What is a nitrogen footprint and why is it so important? Well, just like a carbon footprint, a nitrogen footprint approximates how much nitrogen your daily activities produce over a period of time.
Nitrogen is important because it builds our DNA, amino acids and proteins that grow the tissues of all living things. Farmers use nitrogen-based fertilizers to grow their crops and feed the world's population. However, like most things in life, too much of anything can cause problems.
When too much nitrogen enters our waterways, it can actually hurt the very ecosystems that depend on it in the first place. In water, excess nitrogen often produces harmful algal blooms or "red tides" that degrade water quality, food resources and habitats, produce toxins harmful to humans and wildlife and decrease the oxygen that fish and other aquatic animals need to survive. Storm water runoff from farms, backyards and city streets all contribute to the problem of excess nutrients, so calculating your own contribution - that is, your nitrogen footprint - is the first step towards solving the problem!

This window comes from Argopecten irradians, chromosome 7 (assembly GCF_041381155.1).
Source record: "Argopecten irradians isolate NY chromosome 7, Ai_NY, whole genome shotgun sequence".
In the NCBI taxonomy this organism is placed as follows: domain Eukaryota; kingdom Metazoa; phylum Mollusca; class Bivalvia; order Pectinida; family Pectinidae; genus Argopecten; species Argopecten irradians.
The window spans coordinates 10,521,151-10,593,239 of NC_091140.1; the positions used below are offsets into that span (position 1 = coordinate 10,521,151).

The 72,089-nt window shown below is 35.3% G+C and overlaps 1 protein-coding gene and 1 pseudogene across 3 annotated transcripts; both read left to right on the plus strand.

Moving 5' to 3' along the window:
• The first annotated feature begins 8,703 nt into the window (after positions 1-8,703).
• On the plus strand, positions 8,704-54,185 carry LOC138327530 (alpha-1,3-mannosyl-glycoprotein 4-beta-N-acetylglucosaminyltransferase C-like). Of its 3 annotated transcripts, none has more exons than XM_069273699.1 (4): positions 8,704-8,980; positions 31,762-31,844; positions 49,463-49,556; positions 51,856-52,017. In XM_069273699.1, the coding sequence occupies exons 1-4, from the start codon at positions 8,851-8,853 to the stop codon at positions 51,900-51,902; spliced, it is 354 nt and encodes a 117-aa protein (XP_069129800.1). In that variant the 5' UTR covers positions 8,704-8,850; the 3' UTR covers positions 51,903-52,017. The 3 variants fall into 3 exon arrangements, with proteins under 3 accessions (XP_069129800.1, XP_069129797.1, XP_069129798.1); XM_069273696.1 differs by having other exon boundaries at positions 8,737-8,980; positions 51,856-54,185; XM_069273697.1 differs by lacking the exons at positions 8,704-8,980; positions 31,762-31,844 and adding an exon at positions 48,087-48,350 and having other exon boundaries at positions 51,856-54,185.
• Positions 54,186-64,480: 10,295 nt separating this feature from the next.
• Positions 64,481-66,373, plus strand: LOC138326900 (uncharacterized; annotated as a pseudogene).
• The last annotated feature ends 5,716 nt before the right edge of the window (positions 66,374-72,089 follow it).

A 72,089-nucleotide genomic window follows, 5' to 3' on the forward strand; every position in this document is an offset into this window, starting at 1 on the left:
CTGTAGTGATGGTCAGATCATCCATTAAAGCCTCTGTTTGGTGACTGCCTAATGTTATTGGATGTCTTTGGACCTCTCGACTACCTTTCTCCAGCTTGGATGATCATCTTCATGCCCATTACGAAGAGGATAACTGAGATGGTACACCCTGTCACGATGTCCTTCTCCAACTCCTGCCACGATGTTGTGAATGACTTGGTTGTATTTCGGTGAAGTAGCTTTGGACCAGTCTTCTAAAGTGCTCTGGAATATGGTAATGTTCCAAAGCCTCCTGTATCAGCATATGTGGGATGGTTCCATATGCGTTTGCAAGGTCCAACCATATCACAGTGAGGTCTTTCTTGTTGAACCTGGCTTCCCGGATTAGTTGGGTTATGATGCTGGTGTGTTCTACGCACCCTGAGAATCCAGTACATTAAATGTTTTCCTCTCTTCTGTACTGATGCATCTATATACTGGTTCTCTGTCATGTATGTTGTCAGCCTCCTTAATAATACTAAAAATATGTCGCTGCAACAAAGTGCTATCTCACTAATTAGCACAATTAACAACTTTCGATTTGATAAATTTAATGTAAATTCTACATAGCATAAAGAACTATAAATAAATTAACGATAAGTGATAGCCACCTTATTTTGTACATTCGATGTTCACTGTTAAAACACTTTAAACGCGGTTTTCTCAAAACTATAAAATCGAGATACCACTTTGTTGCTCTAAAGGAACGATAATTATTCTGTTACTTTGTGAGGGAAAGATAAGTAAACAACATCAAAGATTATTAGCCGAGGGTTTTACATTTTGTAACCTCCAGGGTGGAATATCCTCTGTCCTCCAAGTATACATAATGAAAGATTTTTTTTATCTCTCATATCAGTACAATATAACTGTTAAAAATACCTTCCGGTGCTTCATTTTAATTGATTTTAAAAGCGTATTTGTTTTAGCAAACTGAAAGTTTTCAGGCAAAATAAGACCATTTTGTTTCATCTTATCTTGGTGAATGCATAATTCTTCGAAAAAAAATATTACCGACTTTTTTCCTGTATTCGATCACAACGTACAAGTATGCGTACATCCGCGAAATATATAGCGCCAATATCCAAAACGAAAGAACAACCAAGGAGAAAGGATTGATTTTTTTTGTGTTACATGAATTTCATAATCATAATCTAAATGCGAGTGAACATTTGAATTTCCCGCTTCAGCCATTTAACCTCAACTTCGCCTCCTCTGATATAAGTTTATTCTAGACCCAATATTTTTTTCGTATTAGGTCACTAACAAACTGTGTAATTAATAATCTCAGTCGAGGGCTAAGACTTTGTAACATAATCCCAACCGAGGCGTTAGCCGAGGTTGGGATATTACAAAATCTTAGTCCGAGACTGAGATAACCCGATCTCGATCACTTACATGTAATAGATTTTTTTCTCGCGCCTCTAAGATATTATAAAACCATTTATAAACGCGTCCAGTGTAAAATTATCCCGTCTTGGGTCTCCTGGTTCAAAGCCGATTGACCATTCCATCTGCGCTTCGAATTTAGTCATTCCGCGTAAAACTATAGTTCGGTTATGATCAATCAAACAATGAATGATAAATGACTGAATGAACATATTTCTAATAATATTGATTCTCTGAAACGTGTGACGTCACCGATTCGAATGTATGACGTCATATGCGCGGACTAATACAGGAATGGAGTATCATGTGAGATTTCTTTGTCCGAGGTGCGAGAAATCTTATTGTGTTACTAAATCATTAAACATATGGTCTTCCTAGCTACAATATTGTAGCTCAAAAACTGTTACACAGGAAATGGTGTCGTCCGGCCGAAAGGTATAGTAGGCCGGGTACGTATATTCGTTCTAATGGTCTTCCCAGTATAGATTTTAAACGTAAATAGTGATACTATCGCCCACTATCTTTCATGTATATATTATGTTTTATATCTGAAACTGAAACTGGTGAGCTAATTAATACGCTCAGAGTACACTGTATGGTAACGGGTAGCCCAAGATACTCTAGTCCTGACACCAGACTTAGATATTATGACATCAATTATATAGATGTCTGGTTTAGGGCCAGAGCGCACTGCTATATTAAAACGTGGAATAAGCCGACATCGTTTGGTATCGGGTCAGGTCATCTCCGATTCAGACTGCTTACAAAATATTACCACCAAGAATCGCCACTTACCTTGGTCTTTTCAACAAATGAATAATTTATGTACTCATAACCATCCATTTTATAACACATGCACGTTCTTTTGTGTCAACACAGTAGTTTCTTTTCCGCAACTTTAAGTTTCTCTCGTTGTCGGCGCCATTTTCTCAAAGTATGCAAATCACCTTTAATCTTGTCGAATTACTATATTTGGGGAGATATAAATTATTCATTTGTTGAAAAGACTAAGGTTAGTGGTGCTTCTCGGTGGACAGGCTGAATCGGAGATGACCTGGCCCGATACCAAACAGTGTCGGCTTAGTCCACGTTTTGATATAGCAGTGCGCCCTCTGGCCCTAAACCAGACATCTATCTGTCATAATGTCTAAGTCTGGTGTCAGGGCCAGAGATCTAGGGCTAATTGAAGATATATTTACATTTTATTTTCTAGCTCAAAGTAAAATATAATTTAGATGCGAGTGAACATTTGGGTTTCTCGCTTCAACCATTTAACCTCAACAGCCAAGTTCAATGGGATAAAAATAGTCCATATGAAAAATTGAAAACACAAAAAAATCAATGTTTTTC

Red tide at Copacabana Beach in Brazil. Photo courtesy of Mauricio Jordan
Calculate your own nitrogen footprint by visiting www.n-print.org/sites/n-print.org/files/footprint_sql/index.html#/home.
Reduce your impact by following these steps: www.epa.gov/nutrientpollution/whatyoucando/index.html.
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